Contemplations of the Third Week
The following are the various steps to be used in contemplations in the Third Week. Basically they will remain the same for each contemplation.
1. I will locate myself in the mystery, i.e. recall to my mind the events leading up to the mystery I am preparing to contemplate.
2. I will relate myself to the space?time dimensions of these events, by placing myself in the scene, making it as vivid as possible.
3. I will ask for the grace of an intimate sharing with Jesus Christ ? an empathy, compassion with Him in His agony and suffering.
First Point: To imagine to myself what each person in the scene looked like, what gestures they make, etc.
Second Point: To listen intently to what they say (what is recorded in the Scriptures and also what must have been), and endeavor to derive some insight, motivation or other gain from their words.
Third Point: Focus on what they are doing, and relate and apply it to my own situation so as to profit personally.
Fourth Point: To observe in this Gospel passage what sufferings Jesus wants to accept and which are actually happening. As a consequence, I want to begin here and in the following points to arouse myself to a compassionate bearing of the burden of His distress, sadness and tears.
Fifth Point: To ponder the fact that the Divinity of Christ remains hidden and that He does not destroy His enemies although He could do so, but lets His humanity undergo cruel suffering.
Sixth Point: To understand that Jesus is putting
up with all of this for my sins and me. What then ought I to do to put
up with, for His sake?
A DIALOGUE is opened with Jesus Christ and is
carried on all through the contemplation. The contemplation is concluded
with an Our Father.
In this dialogue it should be kept in mind that we should conduct ourselves and make petitions related to the content of the contemplation, i.e. as I experience consolation or upset; as I am seeking after one particular virtue or another; as I plan to make a decision about this or that alternative; and also depending on whether I want to be glad or sorry about the event contemplated. Finally I should ask about one particular thing I want most of all.
Up to this point I have been a mute spectator on Calvary, but now I am ready to inaugurate my conversation with Christ. I look up again at the tired face of my Lord, and slowly, gently speak to Him.
Dear Jesus, I feel so sorry for You, so terribly saddened at the tortures You have chosen to undergo. Can I offer You some small consolation by telling You that I deeply and gratefully appreciate all You are doing for me? Thank you, Jesus.
I bitterly regret all my sins which have been the cause of Your agony. At the time of the commission of my many sins, I was only concerned with the pleasure and satisfaction I could derive from them; the sadness they caused Your heart did not in the least trouble me. Now, standing in the shadow of the cross, I view things in a new light: sin is not delightful, it is horrible. I firmly promise You - with Your help, for I am so weak - to eradicate sin from my life. You have stated that if we love You, we will keep Your commandments, I do love You, Jesus, and I do want to obey Your commandments.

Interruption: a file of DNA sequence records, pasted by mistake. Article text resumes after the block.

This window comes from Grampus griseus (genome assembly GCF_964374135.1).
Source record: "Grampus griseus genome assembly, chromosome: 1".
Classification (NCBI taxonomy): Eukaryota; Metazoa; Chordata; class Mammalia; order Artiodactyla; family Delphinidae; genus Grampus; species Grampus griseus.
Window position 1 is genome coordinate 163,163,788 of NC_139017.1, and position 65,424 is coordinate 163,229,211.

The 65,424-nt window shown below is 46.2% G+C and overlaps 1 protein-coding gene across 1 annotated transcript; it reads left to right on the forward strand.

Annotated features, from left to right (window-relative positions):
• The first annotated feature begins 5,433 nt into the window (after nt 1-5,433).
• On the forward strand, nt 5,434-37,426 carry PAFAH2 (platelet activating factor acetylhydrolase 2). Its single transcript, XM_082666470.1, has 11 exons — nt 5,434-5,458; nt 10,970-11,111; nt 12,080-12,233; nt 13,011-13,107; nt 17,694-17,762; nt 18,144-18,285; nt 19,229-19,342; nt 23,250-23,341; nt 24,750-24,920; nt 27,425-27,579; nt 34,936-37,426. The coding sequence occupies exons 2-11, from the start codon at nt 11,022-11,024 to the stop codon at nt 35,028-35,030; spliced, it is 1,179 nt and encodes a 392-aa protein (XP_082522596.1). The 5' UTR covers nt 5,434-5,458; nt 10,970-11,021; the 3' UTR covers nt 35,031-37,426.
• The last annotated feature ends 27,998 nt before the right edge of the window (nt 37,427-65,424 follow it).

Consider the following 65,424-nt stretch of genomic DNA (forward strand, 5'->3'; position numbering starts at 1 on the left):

"Greater love than this no man has...” Yes Jesus, You have demonstrated to me beyond any shadow of a doubt that You deeply and truly love me. Your wounds are trophies of Your love for me. Can I ever doubt Your love, Your tender concern for me? I, on my part, must reciprocate this love: I must constantly and continually demonstrate my affection and regard for You.
I delight in having found so good a friend in You, Christ. All my other loves and affections pale in the face of this tremendous love existing between You and me. I love you, Jesus; I love you above all other persons and things.
In this intimacy of heart between Christ and myself, I pause, gazing upon Him, and silently offer my love to Him. I continue in this attitude of affectionate attention to Christ for some minutes; but soon distracting thoughts protrude themselves into my mind - I have lost contact with Christ.
I stop myself and refocus on the cross. I listen to the good thief on the cross and Christ speaking to him: "Amen, I say to you that this day you shall be with me in paradise."
Jesus, You are thoughtful and considerate to this poor criminal even in the moment of Your most intense anguish. This incident lays open to me new facets of the basic goodness of You. I, too, like the good thief stand in need of pardon, and a promise of heaven. The compelling desire of my life is that one-day You may say to me: "This day you shall be with me in paradise." I ardently desire to live in paradise with you and enjoy the wonder of Your companionship forever. As I stand here looking up into Your tired eyes soon to close in death, I want to assure You of three things: my sincere sorrow for my past, my abiding love for You, and my heartfelt desire to live with You in paradise.
The time allotted for my meditation is coming to a rapid close. I want to thank You, Jesus, for allowing me to spend these moments of companionship with You. I sincerely appreciate the assistance you have given me to negotiate a successful meditation.
Looking quickly back over my meditation, I note some failings insofar as I was remiss in promptly banishing distraction. I promise a greater diligence in the future.
"Lord, remember me when You come into You kingdom."
Good mother, Mary: pray for me. Amen.